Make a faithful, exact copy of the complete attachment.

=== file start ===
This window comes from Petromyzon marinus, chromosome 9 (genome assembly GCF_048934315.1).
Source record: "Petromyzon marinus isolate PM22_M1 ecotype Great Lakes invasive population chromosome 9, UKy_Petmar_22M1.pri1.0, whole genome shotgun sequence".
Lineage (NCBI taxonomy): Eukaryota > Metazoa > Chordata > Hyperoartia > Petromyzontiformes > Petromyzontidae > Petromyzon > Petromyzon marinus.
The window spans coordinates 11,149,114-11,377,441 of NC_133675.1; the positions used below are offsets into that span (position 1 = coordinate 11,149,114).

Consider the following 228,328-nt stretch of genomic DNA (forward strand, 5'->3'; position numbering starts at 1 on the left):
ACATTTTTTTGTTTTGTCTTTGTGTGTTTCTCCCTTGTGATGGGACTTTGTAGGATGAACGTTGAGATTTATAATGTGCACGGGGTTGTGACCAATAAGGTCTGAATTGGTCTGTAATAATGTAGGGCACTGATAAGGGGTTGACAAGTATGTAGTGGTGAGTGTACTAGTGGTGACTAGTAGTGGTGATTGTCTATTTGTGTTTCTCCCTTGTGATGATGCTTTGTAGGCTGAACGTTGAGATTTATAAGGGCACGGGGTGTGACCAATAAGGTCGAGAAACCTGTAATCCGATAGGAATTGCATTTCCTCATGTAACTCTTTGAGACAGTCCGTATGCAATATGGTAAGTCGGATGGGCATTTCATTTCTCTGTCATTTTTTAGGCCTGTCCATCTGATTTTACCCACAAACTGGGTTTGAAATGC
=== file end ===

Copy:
This window comes from Petromyzon marinus, chromosome 9 (genome assembly GCF_048934315.1).
Source record: "Petromyzon marinus isolate PM22_M1 ecotype Great Lakes invasive population chromosome 9, UKy_Petmar_22M1.pri1.0, whole genome shotgun sequence".
Lineage (NCBI taxonomy): Eukaryota > Metazoa > Chordata > Hyperoartia > Petromyzontiformes > Petromyzontidae > Petromyzon > Petromyzon marinus.
The window spans coordinates 11,149,114-11,377,441 of NC_133675.1; the positions used below are offsets into that span (position 1 = coordinate 11,149,114).

Consider the following 228,328-nt stretch of genomic DNA (forward strand, 5'->3'; position numbering starts at 1 on the left):
ACATTTTTTTGTTTTGTCTTTGTGTGTTTCTCCCTTGTGATGGGACTTTGTAGGATGAACGTTGAGATTTATAATGTGCACGGGGTTGTGACCAATAAGGTCTGAATTGGTCTGTAATAATGTAGGGCACTGATAAGGGGTTGACAAGTATGTAGTGGTGAGTGTACTAGTGGTGACTAGTAGTGGTGATTGTCTATTTGTGTTTCTCCCTTGTGATGATGCTTTGTAGGCTGAACGTTGAGATTTATAAGGGCACGGGGTGTGACCAATAAGGTCGAGAAACCTGTAATCCGATAGGAATTGCATTTCCTCATGTAACTCTTTGAGACAGTCCGTATGCAATATGGTAAGTCGGATGGGCATTTCATTTCTCTGTCATTTTTTAGGCCTGTCCATCTGATTTTACCCACAAACTGGGTTTGAAATGC